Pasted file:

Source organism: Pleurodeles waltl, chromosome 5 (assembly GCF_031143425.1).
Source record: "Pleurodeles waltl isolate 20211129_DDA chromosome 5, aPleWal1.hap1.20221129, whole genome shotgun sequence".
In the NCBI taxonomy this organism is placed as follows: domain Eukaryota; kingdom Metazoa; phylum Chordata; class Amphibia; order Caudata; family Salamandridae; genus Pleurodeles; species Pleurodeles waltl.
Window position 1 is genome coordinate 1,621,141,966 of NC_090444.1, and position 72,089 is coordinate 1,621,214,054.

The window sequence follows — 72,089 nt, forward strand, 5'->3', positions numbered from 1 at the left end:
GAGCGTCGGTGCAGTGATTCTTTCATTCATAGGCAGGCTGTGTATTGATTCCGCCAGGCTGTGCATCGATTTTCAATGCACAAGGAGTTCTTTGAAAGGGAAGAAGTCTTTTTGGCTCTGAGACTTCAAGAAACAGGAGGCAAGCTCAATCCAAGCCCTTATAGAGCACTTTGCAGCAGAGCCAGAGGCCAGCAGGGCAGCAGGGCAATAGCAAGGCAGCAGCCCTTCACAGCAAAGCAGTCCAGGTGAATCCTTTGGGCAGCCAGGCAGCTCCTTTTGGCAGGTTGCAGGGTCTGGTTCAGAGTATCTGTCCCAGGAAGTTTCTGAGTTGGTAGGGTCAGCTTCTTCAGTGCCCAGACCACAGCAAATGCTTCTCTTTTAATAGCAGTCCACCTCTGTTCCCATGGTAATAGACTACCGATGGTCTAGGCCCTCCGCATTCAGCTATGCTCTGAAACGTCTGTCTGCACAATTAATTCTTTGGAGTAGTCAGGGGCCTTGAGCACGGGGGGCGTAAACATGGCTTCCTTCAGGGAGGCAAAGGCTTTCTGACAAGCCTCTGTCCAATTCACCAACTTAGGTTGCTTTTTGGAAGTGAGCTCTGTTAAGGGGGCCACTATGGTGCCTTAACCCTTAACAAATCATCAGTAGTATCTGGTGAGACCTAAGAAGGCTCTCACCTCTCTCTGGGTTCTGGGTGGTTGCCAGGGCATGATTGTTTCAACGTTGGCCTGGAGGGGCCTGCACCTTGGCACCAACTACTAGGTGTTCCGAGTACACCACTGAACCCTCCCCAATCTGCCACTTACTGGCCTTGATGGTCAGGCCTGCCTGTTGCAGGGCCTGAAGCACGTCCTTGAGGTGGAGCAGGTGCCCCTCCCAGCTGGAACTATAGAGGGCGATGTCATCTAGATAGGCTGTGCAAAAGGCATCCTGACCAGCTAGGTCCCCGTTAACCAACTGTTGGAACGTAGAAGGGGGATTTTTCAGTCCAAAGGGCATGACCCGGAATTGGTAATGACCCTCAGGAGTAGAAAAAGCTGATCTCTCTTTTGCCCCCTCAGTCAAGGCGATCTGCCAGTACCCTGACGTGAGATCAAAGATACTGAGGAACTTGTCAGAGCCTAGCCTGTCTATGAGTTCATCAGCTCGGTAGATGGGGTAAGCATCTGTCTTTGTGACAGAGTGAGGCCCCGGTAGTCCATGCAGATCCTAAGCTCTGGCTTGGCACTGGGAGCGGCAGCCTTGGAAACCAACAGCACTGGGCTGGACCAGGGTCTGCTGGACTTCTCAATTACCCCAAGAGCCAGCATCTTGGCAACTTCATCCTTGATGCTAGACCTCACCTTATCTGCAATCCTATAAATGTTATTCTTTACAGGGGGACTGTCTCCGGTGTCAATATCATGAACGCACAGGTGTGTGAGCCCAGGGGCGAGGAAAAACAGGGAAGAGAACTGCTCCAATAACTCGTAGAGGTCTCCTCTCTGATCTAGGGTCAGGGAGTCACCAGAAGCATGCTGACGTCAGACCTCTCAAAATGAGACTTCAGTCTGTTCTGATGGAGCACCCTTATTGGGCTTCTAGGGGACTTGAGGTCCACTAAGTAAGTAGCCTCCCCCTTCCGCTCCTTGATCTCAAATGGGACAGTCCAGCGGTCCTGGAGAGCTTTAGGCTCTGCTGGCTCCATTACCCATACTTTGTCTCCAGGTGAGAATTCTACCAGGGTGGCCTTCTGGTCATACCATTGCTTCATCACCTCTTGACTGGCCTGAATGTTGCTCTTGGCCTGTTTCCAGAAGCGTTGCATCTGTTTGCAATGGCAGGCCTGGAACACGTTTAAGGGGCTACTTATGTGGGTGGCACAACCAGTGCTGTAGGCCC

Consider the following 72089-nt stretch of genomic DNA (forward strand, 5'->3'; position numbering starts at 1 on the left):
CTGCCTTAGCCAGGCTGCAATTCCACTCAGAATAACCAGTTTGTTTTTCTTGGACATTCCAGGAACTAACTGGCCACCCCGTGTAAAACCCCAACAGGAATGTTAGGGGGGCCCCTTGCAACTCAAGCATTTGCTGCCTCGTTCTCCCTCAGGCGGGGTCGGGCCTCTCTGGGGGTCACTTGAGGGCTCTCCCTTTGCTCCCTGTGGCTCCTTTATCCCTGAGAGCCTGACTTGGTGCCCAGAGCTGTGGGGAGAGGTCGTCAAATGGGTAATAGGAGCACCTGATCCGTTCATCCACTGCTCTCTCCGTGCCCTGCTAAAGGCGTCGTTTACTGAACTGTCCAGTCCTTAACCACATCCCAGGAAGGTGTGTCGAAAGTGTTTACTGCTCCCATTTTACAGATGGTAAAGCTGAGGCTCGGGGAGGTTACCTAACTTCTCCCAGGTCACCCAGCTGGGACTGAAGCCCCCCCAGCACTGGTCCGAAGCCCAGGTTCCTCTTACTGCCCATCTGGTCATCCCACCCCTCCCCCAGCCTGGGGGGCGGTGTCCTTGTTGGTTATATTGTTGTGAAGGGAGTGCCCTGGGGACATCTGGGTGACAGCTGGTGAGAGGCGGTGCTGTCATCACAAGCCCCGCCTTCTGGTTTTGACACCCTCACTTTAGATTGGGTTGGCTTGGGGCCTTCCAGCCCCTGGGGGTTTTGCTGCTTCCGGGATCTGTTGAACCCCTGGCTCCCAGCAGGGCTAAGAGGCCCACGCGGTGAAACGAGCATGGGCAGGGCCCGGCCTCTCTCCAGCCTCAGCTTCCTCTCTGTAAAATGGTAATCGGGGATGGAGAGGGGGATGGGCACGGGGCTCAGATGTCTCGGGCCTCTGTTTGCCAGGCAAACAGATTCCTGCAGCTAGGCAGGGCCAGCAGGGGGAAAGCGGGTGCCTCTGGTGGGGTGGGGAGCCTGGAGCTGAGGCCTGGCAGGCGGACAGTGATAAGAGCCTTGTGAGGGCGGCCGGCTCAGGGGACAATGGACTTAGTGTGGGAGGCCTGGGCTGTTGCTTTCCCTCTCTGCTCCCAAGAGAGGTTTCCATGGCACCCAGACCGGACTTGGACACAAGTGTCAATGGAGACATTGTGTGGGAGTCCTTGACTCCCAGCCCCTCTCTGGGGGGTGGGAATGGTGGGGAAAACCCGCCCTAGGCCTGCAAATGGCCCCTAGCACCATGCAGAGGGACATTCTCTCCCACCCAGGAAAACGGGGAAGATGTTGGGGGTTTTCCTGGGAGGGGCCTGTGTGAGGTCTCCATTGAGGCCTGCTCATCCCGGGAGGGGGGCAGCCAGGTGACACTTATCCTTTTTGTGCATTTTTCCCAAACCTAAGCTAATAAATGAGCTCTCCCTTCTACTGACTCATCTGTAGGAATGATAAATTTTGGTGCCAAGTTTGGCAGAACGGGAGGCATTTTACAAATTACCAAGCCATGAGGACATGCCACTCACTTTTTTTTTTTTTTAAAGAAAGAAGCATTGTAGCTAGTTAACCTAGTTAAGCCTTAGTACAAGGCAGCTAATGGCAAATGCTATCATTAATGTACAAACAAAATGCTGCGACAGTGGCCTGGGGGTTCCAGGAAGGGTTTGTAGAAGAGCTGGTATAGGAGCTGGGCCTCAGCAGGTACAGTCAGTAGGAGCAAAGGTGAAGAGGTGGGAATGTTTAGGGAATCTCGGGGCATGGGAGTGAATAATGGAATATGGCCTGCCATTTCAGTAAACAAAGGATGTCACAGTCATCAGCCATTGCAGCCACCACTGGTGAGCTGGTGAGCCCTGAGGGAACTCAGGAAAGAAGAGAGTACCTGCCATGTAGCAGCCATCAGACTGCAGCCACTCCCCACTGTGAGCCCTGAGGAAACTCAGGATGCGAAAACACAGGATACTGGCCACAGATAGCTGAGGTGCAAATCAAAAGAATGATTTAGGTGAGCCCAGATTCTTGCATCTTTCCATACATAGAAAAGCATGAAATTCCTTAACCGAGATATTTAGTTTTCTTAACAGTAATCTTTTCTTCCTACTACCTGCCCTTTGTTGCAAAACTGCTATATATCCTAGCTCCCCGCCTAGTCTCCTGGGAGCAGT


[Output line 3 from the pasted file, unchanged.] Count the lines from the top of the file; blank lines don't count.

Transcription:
In the NCBI taxonomy this organism is placed as follows: domain Eukaryota; kingdom Metazoa; phylum Chordata; class Amphibia; order Caudata; family Salamandridae; genus Pleurodeles; species Pleurodeles waltl.